HKEX urged not to let start-ups list too soon
Top regional officials at McKinsey’s and EY warn exchange to be ultra-careful and selective in choosing which firms can list on proposed New Board
Two of the world’s top business consulting groups, McKinsey’s and EY, have urged Hong Kong Exchanges and Clearing (HKEX) to be ultra-careful and selective in choosing which firms will be allowed to list on its proposed New Board, or what some are calling “The Third Board”, stock market which will target new-economy, start-up companies.
The New Board will be operated separately from the main board and the Growth Enterprise Market (GEM).
McKinsey’s managing partner of Greater China Joe Ngai said HKEX should only let in start-ups that have solid business models and high prospects of profitability.
“It’s a good idea for HKEX to propose the launch of a new market for start-up companies as many will not be able to match the requirement of the main board or the GEM to list.
“But early-stage start-ups should not be allowed to list. If they only have a concept or an idea and no solid business performance or income, they would present too risky a prospect for investors,” he said, speaking at last week’s World Economic Forum in Dalian last week.
“If the exchange simply allowed these start-ups to list, it may end up with a market full of poor quality companies, and that would be a repeat of what mistakes were make when the GEM was created.
The GEM was set up in 1999, positioning itself then as the Hong Kong version of the Nasdaq in the US for hi-tech companies to list. But it has been widely considered as a flop in attracting quality tech firms to list in Hong Kong.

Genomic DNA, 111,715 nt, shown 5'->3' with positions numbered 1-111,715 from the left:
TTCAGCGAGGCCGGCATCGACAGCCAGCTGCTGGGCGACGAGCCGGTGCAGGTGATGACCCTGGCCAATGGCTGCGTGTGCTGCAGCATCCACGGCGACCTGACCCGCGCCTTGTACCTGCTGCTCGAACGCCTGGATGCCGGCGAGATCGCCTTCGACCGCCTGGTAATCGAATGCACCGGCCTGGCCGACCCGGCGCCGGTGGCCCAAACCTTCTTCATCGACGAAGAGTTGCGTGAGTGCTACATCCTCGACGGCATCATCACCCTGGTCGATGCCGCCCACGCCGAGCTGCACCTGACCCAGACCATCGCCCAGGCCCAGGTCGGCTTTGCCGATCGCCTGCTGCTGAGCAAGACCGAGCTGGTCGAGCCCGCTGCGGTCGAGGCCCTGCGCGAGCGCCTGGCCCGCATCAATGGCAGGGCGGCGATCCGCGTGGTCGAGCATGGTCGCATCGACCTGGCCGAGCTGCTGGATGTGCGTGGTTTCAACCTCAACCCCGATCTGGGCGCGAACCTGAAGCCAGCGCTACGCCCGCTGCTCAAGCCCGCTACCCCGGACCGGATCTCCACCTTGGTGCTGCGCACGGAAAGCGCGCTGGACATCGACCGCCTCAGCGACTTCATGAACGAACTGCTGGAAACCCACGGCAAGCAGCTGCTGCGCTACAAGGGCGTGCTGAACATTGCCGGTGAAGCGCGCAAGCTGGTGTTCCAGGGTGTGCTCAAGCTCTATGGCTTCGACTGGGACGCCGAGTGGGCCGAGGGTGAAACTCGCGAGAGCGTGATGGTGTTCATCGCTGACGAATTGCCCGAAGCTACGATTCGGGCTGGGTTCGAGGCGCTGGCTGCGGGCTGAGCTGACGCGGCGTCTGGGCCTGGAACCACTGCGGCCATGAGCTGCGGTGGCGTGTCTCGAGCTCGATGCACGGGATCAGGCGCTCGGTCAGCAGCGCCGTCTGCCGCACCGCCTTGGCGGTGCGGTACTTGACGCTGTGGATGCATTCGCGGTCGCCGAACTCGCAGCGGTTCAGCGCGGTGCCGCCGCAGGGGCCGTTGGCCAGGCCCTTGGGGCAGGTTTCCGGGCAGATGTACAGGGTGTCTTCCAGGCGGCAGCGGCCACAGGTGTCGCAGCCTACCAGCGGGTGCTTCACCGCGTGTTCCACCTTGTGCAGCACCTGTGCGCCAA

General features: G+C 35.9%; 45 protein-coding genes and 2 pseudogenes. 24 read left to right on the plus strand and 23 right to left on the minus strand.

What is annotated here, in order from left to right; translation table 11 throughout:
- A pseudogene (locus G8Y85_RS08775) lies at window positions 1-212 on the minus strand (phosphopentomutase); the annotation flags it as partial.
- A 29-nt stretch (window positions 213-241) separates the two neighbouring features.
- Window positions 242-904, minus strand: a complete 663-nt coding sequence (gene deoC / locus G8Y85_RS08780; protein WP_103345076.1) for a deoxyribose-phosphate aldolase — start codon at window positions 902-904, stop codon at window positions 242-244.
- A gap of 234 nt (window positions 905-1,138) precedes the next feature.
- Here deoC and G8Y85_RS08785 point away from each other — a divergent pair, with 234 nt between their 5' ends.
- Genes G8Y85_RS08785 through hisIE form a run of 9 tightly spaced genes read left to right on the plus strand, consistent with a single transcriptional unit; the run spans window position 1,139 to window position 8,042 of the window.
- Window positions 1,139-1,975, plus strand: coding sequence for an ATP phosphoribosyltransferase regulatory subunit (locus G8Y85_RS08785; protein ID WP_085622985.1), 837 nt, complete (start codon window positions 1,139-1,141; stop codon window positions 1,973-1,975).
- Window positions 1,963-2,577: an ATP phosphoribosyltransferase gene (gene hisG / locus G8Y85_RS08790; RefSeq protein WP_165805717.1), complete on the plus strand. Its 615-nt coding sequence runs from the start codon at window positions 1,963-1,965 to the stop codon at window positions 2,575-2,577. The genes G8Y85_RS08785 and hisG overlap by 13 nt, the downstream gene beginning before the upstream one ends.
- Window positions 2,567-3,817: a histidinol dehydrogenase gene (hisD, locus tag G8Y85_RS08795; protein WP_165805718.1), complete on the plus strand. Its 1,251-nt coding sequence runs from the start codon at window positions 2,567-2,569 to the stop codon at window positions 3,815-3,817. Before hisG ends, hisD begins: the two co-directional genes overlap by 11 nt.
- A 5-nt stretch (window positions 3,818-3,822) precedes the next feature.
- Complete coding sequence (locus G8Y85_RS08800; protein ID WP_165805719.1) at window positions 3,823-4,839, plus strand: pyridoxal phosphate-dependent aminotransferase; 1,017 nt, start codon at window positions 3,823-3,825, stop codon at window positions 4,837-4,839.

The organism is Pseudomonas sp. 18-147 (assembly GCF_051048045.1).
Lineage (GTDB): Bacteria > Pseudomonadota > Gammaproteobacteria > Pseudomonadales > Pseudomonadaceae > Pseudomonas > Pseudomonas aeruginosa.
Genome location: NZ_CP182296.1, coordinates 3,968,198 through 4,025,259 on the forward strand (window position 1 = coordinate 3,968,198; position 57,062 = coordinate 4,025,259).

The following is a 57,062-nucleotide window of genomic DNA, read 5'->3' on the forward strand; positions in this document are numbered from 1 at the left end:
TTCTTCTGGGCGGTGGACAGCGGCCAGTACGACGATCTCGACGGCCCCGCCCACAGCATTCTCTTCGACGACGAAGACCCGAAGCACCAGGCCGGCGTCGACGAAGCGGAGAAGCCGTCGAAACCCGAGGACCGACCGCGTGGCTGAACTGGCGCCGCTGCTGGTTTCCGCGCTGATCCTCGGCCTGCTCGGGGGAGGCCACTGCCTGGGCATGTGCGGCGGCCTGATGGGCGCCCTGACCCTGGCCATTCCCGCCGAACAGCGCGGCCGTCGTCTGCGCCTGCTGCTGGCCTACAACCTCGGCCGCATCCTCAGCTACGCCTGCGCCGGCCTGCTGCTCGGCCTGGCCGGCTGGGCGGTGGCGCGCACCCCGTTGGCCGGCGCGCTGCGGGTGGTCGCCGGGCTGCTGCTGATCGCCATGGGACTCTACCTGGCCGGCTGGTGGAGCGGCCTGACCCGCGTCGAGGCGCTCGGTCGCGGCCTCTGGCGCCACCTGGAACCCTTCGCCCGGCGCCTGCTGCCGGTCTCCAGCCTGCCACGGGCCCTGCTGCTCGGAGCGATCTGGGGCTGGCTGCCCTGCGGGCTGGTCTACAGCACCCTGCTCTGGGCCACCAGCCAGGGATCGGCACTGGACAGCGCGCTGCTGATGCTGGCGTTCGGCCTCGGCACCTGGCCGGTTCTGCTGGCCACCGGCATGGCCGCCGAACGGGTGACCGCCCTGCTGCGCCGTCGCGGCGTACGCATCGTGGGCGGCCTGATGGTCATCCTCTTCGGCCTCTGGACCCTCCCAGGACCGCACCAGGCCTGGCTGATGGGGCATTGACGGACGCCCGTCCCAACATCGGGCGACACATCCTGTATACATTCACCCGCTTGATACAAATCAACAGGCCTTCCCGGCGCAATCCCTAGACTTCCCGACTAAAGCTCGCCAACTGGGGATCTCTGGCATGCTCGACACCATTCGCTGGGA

Last year only 3 per cent of funds raised in Hong Kong were technology firms, with most funding raised going into traditional industries such as banking and brokerage firms.
In May 2017, average daily turnover for the GEM was still only HK$742 million (US$95 million), under 1 per cent of the main board’s daily average for the same months and even lower than when it was launched with great fanfare in November 1999
HKEX launched a consultation paper a fortnight ago proposing the Third Board. It is planned to be split into two separate smaller markets: a premium one open to all investors for companies that can match the main board’s high requirement, but which have a dual-class share structure which is banned on the main exchange, and another one for start-ups, in which only professional investors to trade only.
Ngai believes the Third Board would attract more technology firms to list if retail investors were to trade on it too.
“Hong Kong retail investors are smart. Many of them are veterans who can make their own investment choices,” Ngai said.
Adding his backing, too, for only carefully selected entry to the New Board, Jack Chan Hoi, EY’s managing partner of financial services of Greater China area, said HKEX must be fearful of allowing start-ups to list too early.
“HKEX needs to be selective in the choice – they have to be solid businesses,” Chan said.
“The much better option for early-stage start-ups is venture capital or incubator funding. It would be better to let start-ups grow to a certain size and strength before allowing them to list on the proposed new market.
“The quality and prospects of any company on the board must be impressive,” Chan said, adding he is aware of many mainland start-ups who might like to use the proposed new board to raise funds.
“Hong Kong is a liquid market used by many international investors. HKEX’s proposed new board should attract both mainland start-ups and large technology firms to list in Hong Kong.”